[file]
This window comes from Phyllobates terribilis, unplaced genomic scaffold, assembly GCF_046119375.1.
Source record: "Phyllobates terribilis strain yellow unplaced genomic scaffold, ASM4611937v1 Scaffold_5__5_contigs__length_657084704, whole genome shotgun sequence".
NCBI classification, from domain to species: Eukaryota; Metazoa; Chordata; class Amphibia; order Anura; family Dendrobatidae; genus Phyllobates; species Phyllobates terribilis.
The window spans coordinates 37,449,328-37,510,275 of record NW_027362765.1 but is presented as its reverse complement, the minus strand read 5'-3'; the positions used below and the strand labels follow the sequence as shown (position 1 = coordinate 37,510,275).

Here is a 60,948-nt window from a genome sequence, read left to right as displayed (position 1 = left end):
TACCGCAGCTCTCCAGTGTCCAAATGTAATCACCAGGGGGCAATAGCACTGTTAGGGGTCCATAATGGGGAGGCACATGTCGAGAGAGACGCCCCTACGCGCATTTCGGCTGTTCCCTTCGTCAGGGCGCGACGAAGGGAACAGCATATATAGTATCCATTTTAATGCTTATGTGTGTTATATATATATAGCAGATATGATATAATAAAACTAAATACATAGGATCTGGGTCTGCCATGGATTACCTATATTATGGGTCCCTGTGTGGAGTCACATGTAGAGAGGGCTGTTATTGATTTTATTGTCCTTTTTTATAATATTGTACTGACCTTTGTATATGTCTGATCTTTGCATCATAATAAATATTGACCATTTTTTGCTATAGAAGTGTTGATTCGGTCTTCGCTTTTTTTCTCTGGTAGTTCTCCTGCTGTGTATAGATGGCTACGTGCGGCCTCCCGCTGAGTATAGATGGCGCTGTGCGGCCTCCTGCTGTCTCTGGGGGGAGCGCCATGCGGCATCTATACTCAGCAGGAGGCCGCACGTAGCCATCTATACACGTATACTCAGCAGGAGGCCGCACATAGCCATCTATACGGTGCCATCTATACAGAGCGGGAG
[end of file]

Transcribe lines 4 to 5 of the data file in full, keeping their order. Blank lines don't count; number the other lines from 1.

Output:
The window spans coordinates 37,449,328-37,510,275 of record NW_027362765.1 but is presented as its reverse complement, the minus strand read 5'-3'; the positions used below and the strand labels follow the sequence as shown (position 1 = coordinate 37,510,275).

Here is a 60,948-nt window from a genome sequence, read left to right as displayed (position 1 = left end):